“Almost every senator I know wants to get things done,” Coons said. “There is a lack of trust because we spend no time together.” He named just three opportunities for holding extended conversation among senators: traveling together, working out in the gym and attending the weekly prayer breakfast. “Those are places we can be vulnerable together,” he said.
With Coons’ packed schedule and all the pressure he and others are under, how, Wallis wondered, does he stay spiritually centered and humbled?
Coons said he reads Scripture nearly every day and feels grounded at the church he now attends, First and Central Presbyterian Church in Wilmington. “I try to find brief minutes of calm here and there in the craziness of the day,” Coons said. He chairs a Senate subcommittee that considers Biden administration requests for billions of dollars in financial aid in war-torn and drought-stricken regions. “If this fails and … children starve, I feel like it’s all my fault,” Coons said. “Being humble is the easy part. Accepting that I am forgiven — that’s the hard part, and that’s where faith comes in for me personally.”
A question-and-answer session followed the conversation. One student asked what advice Coons has for students who want to keep themselves open to different points of view.
First is to put your smartphone down, Coons suggested. “These are profoundly divisive,” he said, holding his phone up. “I spend too much time doom scrolling, looking at stuff that’s not constructive.” His second piece of advice is to spend time with people, which he called “a challenge, an opportunity and ultimately a blessing. If you aren’t listening more than you’re talking, you aren’t being open to others’ perspectives.”
He once journeyed to Minnesota to join Senator Amy Klobuchar in talking “to people of goodwill in Minneapolis who have welcomed refugees. It is truly remarkable,” Coons said. “We are in the middle of fighting about asylum. This is a country that has an incredible tradition of welcoming people fleeing persecution … I hope we will move past intolerance.”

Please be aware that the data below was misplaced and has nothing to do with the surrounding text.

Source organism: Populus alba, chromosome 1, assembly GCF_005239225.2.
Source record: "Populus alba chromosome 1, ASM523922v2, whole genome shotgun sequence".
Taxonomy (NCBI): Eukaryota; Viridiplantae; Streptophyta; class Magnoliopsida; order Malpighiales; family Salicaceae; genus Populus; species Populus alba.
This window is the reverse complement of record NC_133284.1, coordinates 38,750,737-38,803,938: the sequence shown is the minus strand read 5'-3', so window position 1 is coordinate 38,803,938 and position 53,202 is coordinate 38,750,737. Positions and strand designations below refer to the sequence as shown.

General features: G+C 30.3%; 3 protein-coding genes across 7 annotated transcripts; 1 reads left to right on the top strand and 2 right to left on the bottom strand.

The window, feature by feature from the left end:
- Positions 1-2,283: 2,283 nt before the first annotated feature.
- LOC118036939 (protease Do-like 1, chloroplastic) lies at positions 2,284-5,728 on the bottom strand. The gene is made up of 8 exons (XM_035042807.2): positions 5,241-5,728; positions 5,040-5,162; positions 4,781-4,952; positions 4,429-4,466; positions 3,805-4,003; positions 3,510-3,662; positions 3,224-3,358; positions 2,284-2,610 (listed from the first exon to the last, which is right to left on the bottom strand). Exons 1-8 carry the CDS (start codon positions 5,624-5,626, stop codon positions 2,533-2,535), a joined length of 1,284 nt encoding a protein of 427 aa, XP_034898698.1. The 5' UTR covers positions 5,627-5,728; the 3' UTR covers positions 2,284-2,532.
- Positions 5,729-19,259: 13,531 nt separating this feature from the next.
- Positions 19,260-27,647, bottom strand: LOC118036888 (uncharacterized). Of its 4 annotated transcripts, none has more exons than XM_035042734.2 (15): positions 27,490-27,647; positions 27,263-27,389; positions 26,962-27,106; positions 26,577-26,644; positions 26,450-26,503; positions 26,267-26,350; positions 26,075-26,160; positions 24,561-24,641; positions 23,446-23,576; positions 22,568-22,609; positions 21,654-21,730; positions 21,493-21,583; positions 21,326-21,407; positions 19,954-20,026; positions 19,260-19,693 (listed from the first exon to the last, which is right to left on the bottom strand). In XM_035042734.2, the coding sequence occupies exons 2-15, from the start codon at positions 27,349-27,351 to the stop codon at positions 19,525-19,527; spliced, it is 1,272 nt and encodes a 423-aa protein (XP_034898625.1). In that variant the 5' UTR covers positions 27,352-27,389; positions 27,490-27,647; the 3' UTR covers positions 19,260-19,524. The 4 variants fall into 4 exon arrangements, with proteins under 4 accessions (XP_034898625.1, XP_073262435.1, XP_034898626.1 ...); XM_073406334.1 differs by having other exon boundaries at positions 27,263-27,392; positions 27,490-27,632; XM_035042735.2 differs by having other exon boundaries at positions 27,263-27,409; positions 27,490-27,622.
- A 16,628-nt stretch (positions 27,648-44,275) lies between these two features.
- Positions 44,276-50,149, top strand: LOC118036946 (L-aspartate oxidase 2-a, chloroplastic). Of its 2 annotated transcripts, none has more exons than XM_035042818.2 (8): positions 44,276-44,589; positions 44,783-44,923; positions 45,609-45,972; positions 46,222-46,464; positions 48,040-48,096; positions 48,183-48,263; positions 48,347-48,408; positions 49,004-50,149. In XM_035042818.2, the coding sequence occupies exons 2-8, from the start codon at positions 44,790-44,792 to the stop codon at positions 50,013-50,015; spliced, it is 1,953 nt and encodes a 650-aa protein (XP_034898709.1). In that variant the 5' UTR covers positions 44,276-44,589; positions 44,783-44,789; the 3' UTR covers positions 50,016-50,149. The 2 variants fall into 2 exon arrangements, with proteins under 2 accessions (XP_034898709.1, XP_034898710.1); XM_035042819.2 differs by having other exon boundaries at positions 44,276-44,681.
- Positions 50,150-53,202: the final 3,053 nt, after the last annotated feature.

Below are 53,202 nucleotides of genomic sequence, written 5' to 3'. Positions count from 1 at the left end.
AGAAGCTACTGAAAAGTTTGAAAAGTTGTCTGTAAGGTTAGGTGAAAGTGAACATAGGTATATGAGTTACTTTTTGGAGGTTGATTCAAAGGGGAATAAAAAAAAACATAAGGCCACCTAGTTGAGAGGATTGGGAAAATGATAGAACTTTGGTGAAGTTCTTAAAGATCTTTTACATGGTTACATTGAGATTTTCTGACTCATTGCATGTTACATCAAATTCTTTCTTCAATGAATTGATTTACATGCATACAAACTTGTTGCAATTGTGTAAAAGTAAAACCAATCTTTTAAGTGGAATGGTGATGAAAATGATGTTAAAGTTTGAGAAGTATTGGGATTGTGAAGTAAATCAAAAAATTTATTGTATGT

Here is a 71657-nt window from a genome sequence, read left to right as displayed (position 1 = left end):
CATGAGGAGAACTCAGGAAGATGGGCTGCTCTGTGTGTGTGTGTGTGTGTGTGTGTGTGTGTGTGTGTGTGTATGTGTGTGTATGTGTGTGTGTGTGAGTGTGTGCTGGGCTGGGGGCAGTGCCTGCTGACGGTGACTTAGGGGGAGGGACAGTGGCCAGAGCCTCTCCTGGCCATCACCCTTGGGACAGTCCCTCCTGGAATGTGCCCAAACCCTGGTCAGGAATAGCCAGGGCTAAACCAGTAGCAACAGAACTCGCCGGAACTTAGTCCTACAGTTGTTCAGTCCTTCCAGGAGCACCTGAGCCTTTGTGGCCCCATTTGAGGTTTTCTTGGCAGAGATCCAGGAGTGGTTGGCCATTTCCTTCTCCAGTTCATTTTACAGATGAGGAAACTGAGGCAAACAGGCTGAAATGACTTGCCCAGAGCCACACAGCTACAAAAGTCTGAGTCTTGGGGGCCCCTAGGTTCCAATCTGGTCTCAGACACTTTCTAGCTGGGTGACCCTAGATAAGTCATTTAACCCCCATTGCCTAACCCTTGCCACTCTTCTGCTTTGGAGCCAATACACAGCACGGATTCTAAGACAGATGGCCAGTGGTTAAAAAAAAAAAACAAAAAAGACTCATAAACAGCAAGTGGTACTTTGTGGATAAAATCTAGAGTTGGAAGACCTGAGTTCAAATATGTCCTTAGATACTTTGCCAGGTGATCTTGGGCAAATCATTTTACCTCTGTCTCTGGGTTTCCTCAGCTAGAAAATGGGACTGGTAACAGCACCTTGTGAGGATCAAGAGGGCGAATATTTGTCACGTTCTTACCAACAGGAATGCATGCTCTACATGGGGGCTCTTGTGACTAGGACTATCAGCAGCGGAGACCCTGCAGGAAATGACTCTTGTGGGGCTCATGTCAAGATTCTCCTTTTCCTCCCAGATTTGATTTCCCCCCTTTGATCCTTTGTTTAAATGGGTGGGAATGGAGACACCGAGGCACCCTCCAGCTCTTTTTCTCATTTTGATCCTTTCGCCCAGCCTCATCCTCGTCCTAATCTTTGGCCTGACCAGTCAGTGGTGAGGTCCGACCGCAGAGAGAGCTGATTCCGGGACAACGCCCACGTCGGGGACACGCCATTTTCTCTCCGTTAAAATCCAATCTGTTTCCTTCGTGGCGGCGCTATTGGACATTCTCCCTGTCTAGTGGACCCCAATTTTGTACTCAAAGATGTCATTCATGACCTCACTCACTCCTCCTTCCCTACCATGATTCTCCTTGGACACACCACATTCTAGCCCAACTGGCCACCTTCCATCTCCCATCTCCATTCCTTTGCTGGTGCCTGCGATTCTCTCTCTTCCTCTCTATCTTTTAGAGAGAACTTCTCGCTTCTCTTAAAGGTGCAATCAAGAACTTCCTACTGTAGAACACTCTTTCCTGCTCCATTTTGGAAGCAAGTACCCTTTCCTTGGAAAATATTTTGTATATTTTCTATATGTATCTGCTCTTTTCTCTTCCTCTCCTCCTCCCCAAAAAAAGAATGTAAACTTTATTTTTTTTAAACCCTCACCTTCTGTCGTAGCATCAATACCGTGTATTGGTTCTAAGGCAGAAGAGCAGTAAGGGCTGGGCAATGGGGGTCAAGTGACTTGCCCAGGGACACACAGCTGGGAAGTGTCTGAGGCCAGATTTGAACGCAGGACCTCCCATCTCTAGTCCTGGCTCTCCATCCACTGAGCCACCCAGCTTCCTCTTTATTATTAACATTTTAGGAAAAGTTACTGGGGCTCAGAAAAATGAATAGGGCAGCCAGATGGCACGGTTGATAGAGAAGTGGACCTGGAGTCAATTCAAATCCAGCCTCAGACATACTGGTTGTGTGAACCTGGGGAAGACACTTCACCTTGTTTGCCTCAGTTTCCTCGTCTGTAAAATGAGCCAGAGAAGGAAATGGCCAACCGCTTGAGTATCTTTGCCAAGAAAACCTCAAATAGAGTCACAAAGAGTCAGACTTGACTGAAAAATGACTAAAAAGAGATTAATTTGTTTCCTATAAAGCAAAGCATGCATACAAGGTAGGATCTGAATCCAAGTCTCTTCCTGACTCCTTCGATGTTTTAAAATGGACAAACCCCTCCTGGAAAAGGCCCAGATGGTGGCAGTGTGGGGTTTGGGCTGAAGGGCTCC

“We have a significant population that feels angry and disconnected, that the alien is the source of their problems,” Coons said, reflecting a troubling political shift also going on in other countries, including recent elections in the Netherlands. “Welcoming the stranger is a foundational value of this nation. If we can’t find our way back to it, we cannot move forward.”
Wallis asked what Coons might say to people considering a career in politics.
“We need you now more than ever,” Coons said. “It’s my hope that some people listening will decide that being engaged in the work of democracy, whether that’s in an elected role or just in your neighborhood, through civic organizations or how we treat people, is worth your time.”
“I have lived and worked in a dozen countries destroyed by conflict,” he said, including Liberia. “Democracy is genuinely fragile. The United States is in many ways a source of inspiration for a lot of human rights activists, for folks who believe in democracy around the world, although we have our warts and faults and flaws.”
“Jan. 6 was a day that echoed throughout the world. The simple choice between violence as a tool of politics and humility, listening, reconciliation and consensus as a tool of politics is a choice. The U.S. will only continue as a democracy if enough people make the choice that they’re willing to invest their heart, their time and their effort in hearing from and respecting people of different perspectives, faiths and traditions and say, ‘I embrace you and respect you as my fellow American, as a person who is also here in this country. However you came here and whoever you are, I want you to be part of this community going forward.’ We need you today for that work more than ever.”
“We have heard a political leader tonight who tries every day to answer to a higher calling,” Wallis said, asking the crowd to show its appreciation. He urged Coons to “know that you are not alone.”